WASHINGTON – Today, Congressman Dave Joyce (OH-14) and Congresswoman EddieBernice Johnson (TX-30) introduced a bipartisan resolution recognizing 2020 as the International Year of the Nurse and the Midwife. Chosen to honor of the 200th birthday of Florence Nightingale, a founder of modern nursing, the International Year of the Nurse and the Midwife offers a platform to recognize past and present nurse leaders globally, raise the visibility of the nursing profession in policy dialogue and invest in the development and increased capacity of the nursing workforce.
“As the Co-Chair of the Congressional Nursing Caucus, and as the proud husband of a nurse, I am honored to introduce this resolution to recognize 2020 as the Year of the Nurse and Midwife,” said Dave. “There’s a reason why nursing is the most trusted profession in America. With more than four million registered nurses in the United States, nurses are the lifeline of our nation’s health care system. I’m proud to help lead the bipartisan effort to thank these hardworking men and women for their dedication to America’s patient population and celebrate their essential contributions to the health of our nation.”
“The World Health Organization has rightfully recognized the incomparable contributions of nurses and midwives to the advancement of health care in our country and across the globe. As the first registered nurse elected to Congress, I am proud to lead this bipartisan resolution honoring 2020 as the International Year of the Nurse,” said Congresswoman Eddie Bernice Johnson. “This resolution will honor the four million nurses in the United States and twenty million nurses across the world, and it acknowledges their tireless efforts to continually provide high-quality transformative health care in all communities, including rural, underserved, and vulnerable areas.”
“As a nurse educator, I have been privileged to help prepare future generations of nurses and have seen the positive impact nurses have in healthcare delivery throughout the country, especially in rural and underserved areas,” said Dr. Ann Cary, Chair of the AACN Board of Directors. “I would like to thank Congresswoman Eddie Bernice Johnson and Congressman David Joyce, along with the bipartisan original cosponsors, for recognizing the vital contributions nurses and nurse educators provide to our patients, our communities, and the health of our nation.”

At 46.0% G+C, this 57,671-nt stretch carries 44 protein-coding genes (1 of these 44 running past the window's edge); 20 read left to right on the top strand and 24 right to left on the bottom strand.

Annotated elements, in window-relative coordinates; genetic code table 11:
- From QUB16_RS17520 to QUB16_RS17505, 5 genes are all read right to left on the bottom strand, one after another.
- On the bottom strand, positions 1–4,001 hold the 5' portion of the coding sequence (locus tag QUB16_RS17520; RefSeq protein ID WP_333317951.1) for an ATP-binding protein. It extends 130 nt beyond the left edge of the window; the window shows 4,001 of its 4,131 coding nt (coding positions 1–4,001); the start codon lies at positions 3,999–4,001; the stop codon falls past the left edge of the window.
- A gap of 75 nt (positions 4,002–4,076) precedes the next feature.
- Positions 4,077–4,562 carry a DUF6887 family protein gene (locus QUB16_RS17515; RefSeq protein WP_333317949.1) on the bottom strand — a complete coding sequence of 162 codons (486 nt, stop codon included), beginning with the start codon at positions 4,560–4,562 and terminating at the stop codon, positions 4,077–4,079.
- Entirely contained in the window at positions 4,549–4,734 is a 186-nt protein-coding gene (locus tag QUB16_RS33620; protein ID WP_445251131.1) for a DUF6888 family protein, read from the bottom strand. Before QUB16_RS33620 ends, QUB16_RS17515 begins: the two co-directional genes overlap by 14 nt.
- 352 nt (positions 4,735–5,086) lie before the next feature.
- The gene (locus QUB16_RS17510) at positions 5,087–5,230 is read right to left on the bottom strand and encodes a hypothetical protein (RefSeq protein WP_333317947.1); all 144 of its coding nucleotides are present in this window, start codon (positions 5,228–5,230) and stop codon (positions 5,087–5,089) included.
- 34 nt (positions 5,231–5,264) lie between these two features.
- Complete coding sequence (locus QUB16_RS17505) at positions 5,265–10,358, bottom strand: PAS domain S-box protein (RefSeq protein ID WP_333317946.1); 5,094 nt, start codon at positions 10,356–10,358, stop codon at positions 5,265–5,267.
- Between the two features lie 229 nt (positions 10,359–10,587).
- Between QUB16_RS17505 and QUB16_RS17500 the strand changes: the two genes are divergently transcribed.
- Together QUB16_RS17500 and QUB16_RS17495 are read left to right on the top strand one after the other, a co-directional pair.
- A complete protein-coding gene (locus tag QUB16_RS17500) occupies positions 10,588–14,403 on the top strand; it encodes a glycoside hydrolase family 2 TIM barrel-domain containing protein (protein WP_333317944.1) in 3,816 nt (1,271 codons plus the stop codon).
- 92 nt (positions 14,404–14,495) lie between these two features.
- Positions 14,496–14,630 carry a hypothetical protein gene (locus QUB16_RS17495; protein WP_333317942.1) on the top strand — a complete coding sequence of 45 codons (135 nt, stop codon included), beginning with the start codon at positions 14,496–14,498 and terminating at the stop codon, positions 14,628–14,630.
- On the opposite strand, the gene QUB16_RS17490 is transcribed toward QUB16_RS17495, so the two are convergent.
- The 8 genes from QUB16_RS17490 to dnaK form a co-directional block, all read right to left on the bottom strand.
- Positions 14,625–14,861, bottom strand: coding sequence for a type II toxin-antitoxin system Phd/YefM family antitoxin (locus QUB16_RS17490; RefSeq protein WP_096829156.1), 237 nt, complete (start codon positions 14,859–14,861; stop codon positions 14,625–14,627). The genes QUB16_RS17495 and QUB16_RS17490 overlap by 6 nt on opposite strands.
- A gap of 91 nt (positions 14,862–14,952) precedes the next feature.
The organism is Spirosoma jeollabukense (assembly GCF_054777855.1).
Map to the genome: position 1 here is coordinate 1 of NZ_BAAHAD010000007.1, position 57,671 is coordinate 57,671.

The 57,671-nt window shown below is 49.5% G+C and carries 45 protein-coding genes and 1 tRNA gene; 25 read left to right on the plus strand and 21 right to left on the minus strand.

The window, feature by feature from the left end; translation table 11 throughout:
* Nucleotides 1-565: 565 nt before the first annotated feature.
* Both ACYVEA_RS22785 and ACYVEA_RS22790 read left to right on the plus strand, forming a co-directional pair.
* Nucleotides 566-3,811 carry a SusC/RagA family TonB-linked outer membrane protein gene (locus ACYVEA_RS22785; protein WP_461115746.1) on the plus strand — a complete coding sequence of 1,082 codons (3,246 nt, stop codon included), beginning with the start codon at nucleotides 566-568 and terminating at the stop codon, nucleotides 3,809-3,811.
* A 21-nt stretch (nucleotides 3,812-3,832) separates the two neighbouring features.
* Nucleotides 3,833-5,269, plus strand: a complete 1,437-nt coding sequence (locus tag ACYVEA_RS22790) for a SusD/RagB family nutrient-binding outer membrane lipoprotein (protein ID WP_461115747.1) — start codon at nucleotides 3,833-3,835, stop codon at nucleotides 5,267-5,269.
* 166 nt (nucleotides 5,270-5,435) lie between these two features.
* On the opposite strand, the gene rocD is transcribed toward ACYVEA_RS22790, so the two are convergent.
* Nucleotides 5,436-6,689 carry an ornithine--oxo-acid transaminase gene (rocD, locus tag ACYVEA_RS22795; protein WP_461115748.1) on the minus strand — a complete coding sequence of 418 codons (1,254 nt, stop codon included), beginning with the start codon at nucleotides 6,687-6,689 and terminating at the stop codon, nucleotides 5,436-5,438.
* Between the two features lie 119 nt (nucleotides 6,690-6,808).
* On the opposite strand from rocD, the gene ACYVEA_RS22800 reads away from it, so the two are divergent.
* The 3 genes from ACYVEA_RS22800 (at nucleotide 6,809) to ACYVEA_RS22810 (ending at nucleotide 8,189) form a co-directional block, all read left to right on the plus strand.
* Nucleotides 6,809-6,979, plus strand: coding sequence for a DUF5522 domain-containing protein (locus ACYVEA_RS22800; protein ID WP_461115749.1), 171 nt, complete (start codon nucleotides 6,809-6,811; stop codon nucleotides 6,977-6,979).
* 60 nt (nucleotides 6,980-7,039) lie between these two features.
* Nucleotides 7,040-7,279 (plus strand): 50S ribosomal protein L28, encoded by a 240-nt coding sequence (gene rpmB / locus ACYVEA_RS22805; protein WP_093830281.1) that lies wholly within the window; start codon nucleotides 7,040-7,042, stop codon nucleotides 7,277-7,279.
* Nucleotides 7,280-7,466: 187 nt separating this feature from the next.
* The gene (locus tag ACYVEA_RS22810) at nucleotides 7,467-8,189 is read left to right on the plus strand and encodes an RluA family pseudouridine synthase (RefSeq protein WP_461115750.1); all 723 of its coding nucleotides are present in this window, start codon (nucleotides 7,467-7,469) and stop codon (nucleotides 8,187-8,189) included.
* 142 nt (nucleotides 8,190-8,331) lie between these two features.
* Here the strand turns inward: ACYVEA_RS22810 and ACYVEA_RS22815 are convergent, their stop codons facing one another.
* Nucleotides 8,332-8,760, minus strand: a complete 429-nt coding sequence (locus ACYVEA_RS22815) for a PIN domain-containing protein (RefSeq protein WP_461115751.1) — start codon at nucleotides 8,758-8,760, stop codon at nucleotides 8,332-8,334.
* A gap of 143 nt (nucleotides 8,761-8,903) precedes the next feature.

“As the largest group of health care professionals in the U.S. and the most trusted profession, nurses are with patients 24/7 and from the beginning of life to the end. Nurses practice in all healthcare settings and are filling new roles to meet the ever-growing demand for health and health care services,” said ANA President Ernest J. Grant, PhD, RN, FAAN. “Despite the major role nurses play in health care delivery and community outreach, there are opportunities to increase understanding of the value of nursing in order to expand investment in education, practice and research, as well as increase the numbers of nurses who serve in leadership positions. The Year of the Nurse is a launch pad for greater recognition and appreciation of the nursing profession in every segment of healthcare as they lead, excel and innovate wherever they practice or work.”
“As the voice of academic nursing, AACN recognizes the central role nurses play in ensuring that all Americans have access to high-quality, patient-centered care,” said Dr. Deborah Trautman, AACN President and Chief Executive Officer. “We are honored to see the House of Representatives acknowledge this work by introducing this resolution, and we look forward to joining them as we celebrate the Year of the Nurse and the Midwife.”
In October of 2019, the House passed Dave’s bipartisan bill, the Title VIII Nursing Workforce Reauthorization Act, to reauthorize programs and grants that support the recruitment and retention of professionals for America’s nursing workforce. While the demand for nurses varies by state, it’s estimated that the national need for nurses will increase by 28% by 2030. Title VIII programs are designed to address specific needs within the nursing workforce and America’s patient population. Importantly, these programs also provide targeted support for institutions that educate nurses for practice in rural and medically underserved communities, strengthening nursing education at all stages ranging from entry-level to graduate study.